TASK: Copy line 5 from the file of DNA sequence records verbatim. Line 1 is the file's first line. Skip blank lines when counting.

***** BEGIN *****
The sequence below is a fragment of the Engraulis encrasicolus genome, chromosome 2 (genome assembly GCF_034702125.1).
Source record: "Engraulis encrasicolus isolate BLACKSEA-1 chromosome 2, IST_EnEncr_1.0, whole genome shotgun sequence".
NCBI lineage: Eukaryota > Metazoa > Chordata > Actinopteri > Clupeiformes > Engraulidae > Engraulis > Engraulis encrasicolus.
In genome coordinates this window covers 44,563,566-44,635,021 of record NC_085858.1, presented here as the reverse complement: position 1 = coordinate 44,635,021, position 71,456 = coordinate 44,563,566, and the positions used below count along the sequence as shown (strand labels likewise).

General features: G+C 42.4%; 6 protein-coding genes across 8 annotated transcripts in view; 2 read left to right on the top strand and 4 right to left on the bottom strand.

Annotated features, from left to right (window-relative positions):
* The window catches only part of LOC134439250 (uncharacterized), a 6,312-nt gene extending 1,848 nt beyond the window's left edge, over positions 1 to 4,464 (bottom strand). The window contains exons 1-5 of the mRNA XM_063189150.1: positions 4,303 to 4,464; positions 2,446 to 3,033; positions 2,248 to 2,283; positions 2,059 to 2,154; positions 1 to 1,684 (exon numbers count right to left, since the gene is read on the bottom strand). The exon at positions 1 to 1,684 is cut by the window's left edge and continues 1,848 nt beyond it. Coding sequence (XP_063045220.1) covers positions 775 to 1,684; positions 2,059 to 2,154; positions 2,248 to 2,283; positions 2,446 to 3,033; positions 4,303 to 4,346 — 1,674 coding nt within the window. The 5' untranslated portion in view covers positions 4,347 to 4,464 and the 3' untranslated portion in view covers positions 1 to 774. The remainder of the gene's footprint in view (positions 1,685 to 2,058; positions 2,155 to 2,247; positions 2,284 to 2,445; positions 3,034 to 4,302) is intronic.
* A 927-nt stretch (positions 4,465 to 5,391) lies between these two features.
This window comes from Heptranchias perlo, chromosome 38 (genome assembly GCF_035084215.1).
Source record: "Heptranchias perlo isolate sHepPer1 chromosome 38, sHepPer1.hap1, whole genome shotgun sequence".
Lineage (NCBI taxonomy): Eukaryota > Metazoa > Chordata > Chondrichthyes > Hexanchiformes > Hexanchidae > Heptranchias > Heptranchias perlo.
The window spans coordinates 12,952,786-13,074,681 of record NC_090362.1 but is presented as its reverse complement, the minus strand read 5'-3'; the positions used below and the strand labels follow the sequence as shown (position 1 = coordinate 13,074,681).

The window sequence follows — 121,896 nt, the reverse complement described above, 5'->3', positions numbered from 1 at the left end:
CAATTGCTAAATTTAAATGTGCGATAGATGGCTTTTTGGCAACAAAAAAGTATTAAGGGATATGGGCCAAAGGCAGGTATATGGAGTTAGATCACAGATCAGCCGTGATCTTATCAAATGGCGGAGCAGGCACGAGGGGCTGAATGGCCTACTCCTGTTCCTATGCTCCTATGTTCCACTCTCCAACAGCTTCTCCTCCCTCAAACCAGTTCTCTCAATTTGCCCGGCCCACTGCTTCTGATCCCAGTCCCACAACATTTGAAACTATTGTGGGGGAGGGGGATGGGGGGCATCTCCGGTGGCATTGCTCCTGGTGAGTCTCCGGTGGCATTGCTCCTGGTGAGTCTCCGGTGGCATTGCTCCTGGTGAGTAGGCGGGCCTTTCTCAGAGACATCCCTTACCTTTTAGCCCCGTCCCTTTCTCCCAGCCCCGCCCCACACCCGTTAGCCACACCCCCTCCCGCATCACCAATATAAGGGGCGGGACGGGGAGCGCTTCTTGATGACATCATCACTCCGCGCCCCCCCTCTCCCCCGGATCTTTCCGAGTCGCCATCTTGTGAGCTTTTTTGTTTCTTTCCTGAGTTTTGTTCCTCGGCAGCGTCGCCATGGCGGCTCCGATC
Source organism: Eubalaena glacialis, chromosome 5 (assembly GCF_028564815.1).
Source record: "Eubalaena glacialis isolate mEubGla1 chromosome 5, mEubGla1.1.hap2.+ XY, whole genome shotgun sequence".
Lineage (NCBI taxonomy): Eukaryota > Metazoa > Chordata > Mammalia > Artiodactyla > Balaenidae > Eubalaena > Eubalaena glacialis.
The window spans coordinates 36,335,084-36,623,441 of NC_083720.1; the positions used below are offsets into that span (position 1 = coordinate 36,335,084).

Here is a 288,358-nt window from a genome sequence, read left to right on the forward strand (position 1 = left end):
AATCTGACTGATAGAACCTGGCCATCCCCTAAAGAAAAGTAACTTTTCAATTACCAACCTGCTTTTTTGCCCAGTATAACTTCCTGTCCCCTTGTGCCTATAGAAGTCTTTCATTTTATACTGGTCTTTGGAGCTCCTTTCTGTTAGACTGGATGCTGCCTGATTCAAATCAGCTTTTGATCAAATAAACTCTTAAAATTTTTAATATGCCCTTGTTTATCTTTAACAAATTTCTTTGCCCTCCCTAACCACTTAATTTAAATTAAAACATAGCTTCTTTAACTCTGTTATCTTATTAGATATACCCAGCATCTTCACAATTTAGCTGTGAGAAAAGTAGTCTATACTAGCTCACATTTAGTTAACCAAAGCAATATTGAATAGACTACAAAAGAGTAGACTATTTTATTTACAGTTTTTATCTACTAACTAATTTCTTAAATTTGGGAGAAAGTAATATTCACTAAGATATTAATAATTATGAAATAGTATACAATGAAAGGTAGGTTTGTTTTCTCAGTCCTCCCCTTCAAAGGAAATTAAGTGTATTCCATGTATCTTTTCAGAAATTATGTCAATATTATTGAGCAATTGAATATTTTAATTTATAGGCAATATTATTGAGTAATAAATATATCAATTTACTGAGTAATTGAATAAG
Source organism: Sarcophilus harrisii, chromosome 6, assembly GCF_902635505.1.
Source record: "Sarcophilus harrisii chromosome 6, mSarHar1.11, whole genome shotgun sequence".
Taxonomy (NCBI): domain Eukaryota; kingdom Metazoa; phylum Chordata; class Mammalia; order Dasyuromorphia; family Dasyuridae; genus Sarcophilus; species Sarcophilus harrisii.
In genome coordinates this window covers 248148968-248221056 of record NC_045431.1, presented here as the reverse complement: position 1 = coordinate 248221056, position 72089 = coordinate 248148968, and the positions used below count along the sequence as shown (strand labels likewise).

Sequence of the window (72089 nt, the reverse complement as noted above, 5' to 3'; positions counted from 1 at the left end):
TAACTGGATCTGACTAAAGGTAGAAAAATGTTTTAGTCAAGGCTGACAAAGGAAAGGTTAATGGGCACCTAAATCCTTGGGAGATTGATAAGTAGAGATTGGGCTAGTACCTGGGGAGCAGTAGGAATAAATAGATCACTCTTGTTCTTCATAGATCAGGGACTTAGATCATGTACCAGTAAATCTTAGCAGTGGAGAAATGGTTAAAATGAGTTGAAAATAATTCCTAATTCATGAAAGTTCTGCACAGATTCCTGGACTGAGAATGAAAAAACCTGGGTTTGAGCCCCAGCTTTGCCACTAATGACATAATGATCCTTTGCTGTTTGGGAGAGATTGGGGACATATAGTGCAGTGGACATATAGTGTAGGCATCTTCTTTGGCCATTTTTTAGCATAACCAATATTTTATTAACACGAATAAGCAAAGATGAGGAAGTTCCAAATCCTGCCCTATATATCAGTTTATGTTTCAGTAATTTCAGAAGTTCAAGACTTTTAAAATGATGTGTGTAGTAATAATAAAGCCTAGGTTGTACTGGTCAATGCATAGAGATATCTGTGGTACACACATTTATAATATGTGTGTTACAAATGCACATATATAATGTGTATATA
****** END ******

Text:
General features: G+C 42.4%; 6 protein-coding genes across 8 annotated transcripts in view; 2 read left to right on the top strand and 4 right to left on the bottom strand.